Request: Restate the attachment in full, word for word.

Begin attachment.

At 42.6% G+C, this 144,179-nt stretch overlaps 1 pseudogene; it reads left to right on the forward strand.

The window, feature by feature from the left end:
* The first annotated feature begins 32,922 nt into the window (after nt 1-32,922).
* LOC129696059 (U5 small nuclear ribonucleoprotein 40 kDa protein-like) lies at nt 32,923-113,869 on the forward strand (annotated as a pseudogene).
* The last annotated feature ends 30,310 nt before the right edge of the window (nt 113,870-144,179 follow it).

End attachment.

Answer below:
At 42.6% G+C, this 144,179-nt stretch overlaps 1 pseudogene; it reads left to right on the forward strand.

The window, feature by feature from the left end:
* The first annotated feature begins 32,922 nt into the window (after nt 1-32,922).
* LOC129696059 (U5 small nuclear ribonucleoprotein 40 kDa protein-like) lies at nt 32,923-113,869 on the forward strand (annotated as a pseudogene).
* The last annotated feature ends 30,310 nt before the right edge of the window (nt 113,870-144,179 follow it).